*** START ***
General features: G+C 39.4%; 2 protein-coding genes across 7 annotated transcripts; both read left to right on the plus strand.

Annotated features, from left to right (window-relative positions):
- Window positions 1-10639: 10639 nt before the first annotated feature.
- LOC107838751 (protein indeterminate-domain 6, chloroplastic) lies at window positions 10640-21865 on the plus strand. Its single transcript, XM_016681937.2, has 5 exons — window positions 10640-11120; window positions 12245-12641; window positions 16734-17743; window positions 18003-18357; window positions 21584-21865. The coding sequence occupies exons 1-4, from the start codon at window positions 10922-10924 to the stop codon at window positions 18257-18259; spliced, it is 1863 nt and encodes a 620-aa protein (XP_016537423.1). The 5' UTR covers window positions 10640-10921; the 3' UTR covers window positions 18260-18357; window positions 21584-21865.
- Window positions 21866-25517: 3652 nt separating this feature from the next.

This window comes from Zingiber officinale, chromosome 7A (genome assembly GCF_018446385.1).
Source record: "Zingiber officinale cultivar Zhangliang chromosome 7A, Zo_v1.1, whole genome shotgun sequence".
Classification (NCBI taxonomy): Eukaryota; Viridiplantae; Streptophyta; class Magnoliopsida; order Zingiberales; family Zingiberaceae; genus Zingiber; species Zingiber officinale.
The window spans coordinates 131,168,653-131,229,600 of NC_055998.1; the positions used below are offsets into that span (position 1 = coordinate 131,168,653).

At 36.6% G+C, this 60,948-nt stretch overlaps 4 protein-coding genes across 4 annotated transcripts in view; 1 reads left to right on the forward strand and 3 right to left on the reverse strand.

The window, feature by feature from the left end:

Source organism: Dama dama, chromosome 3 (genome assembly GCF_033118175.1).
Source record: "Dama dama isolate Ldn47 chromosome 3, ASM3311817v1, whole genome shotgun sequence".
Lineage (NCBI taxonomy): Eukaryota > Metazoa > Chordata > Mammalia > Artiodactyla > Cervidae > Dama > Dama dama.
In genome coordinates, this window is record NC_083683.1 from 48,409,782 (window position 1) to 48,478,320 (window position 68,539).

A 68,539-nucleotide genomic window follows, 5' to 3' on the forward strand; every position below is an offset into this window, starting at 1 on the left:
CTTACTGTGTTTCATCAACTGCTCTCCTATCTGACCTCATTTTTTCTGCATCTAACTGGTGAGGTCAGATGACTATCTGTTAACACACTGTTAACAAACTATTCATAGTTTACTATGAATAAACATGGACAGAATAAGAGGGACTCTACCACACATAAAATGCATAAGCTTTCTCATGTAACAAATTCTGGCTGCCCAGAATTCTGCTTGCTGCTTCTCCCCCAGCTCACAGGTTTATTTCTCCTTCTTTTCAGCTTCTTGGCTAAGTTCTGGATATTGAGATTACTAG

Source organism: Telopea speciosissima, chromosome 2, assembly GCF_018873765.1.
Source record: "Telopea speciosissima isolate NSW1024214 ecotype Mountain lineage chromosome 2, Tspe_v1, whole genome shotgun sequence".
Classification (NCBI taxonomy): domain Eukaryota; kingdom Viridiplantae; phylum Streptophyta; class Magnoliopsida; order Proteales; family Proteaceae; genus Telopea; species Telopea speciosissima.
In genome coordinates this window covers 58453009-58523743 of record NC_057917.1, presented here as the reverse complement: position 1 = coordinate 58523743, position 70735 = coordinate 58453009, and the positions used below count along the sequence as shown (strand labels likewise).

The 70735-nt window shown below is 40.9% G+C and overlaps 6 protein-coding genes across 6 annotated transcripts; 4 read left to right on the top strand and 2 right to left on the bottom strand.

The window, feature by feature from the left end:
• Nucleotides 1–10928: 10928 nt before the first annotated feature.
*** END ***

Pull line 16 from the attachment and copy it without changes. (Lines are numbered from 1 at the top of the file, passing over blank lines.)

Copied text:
A 68,539-nucleotide genomic window follows, 5' to 3' on the forward strand; every position below is an offset into this window, starting at 1 on the left: